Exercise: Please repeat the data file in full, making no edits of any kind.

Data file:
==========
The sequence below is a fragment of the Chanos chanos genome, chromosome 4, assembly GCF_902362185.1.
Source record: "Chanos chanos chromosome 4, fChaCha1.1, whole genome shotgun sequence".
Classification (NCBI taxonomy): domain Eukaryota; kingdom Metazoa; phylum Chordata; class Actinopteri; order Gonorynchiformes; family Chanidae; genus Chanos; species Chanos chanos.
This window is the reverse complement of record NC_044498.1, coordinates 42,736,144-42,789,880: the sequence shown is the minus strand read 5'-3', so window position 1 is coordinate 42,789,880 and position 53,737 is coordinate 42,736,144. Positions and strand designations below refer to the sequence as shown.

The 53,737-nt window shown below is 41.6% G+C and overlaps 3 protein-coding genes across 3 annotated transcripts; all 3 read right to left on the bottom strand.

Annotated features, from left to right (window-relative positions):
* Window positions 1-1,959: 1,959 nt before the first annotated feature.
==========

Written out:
The sequence below is a fragment of the Chanos chanos genome, chromosome 4, assembly GCF_902362185.1.
Source record: "Chanos chanos chromosome 4, fChaCha1.1, whole genome shotgun sequence".
Classification (NCBI taxonomy): domain Eukaryota; kingdom Metazoa; phylum Chordata; class Actinopteri; order Gonorynchiformes; family Chanidae; genus Chanos; species Chanos chanos.
This window is the reverse complement of record NC_044498.1, coordinates 42,736,144-42,789,880: the sequence shown is the minus strand read 5'-3', so window position 1 is coordinate 42,789,880 and position 53,737 is coordinate 42,736,144. Positions and strand designations below refer to the sequence as shown.

The 53,737-nt window shown below is 41.6% G+C and overlaps 3 protein-coding genes across 3 annotated transcripts; all 3 read right to left on the bottom strand.

Annotated features, from left to right (window-relative positions):
* Window positions 1-1,959: 1,959 nt before the first annotated feature.